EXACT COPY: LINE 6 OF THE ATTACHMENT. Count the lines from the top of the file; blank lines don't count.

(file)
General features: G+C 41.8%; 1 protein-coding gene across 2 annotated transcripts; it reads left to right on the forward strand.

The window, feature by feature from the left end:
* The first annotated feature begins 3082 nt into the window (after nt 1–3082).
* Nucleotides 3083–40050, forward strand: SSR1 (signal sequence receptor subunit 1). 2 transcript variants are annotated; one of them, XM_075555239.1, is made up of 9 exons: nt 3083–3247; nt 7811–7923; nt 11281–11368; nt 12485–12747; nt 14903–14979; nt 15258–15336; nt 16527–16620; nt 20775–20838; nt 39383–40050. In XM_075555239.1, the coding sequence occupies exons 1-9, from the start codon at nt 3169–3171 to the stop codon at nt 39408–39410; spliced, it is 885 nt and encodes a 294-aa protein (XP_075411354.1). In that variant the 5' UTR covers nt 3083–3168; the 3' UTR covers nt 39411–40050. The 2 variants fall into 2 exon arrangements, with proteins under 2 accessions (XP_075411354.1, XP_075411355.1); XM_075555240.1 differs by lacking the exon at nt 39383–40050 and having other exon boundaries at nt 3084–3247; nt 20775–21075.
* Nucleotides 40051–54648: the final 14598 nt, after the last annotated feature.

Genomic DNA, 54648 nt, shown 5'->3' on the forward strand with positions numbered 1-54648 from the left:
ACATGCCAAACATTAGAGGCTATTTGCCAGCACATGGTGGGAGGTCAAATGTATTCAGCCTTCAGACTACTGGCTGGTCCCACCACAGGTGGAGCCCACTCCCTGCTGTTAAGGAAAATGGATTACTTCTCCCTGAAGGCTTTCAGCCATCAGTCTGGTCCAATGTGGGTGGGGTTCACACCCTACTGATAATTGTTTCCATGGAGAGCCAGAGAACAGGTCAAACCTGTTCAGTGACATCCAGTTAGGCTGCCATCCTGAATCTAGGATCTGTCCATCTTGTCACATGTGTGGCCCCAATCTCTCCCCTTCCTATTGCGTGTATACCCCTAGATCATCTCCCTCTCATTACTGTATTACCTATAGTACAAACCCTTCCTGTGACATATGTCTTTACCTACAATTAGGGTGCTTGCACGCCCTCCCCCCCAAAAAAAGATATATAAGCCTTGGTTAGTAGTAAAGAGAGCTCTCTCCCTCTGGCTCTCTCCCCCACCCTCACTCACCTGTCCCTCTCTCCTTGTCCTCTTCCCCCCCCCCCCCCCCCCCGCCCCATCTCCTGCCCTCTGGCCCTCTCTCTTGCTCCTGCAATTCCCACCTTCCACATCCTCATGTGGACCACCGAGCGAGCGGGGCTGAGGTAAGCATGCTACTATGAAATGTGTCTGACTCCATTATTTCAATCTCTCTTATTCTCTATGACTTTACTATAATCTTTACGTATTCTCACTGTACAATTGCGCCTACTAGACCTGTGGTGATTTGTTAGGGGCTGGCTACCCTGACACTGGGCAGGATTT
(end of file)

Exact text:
Genomic DNA, 54648 nt, shown 5'->3' on the forward strand with positions numbered 1-54648 from the left: